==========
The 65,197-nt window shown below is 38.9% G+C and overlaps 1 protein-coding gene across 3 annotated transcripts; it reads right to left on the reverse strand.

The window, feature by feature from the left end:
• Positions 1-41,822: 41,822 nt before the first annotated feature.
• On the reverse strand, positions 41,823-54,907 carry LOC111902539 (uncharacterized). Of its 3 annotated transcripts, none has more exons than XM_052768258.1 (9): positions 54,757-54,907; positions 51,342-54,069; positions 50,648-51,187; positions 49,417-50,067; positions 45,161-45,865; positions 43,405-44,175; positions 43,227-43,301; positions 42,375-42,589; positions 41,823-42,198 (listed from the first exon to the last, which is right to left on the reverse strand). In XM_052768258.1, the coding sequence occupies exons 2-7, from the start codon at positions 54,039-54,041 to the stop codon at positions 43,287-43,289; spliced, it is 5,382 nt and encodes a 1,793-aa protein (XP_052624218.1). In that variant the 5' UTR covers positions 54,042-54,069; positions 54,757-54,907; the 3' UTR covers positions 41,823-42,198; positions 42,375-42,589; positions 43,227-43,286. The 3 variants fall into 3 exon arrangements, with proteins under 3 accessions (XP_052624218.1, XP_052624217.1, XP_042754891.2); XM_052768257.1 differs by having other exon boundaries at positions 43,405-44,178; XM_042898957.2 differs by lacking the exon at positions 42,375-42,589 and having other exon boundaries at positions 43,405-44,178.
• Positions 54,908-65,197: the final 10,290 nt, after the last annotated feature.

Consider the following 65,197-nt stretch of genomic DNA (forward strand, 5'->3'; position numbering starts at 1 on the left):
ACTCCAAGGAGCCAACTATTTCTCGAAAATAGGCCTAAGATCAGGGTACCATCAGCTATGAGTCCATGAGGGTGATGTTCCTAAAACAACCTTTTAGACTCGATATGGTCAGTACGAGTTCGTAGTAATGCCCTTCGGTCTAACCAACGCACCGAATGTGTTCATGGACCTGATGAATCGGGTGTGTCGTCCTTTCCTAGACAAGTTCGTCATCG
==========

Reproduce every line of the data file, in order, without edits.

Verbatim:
The 65,197-nt window shown below is 38.9% G+C and overlaps 1 protein-coding gene across 3 annotated transcripts; it reads right to left on the reverse strand.

The window, feature by feature from the left end:
• Positions 1-41,822: 41,822 nt before the first annotated feature.
• On the reverse strand, positions 41,823-54,907 carry LOC111902539 (uncharacterized). Of its 3 annotated transcripts, none has more exons than XM_052768258.1 (9): positions 54,757-54,907; positions 51,342-54,069; positions 50,648-51,187; positions 49,417-50,067; positions 45,161-45,865; positions 43,405-44,175; positions 43,227-43,301; positions 42,375-42,589; positions 41,823-42,198 (listed from the first exon to the last, which is right to left on the reverse strand). In XM_052768258.1, the coding sequence occupies exons 2-7, from the start codon at positions 54,039-54,041 to the stop codon at positions 43,287-43,289; spliced, it is 5,382 nt and encodes a 1,793-aa protein (XP_052624218.1). In that variant the 5' UTR covers positions 54,042-54,069; positions 54,757-54,907; the 3' UTR covers positions 41,823-42,198; positions 42,375-42,589; positions 43,227-43,286. The 3 variants fall into 3 exon arrangements, with proteins under 3 accessions (XP_052624218.1, XP_052624217.1, XP_042754891.2); XM_052768257.1 differs by having other exon boundaries at positions 43,405-44,178; XM_042898957.2 differs by lacking the exon at positions 42,375-42,589 and having other exon boundaries at positions 43,405-44,178.
• Positions 54,908-65,197: the final 10,290 nt, after the last annotated feature.

Consider the following 65,197-nt stretch of genomic DNA (forward strand, 5'->3'; position numbering starts at 1 on the left):
ACTCCAAGGAGCCAACTATTTCTCGAAAATAGGCCTAAGATCAGGGTACCATCAGCTATGAGTCCATGAGGGTGATGTTCCTAAAACAACCTTTTAGACTCGATATGGTCAGTACGAGTTCGTAGTAATGCCCTTCGGTCTAACCAACGCACCGAATGTGTTCATGGACCTGATGAATCGGGTGTGTCGTCCTTTCCTAGACAAGTTCGTCATCG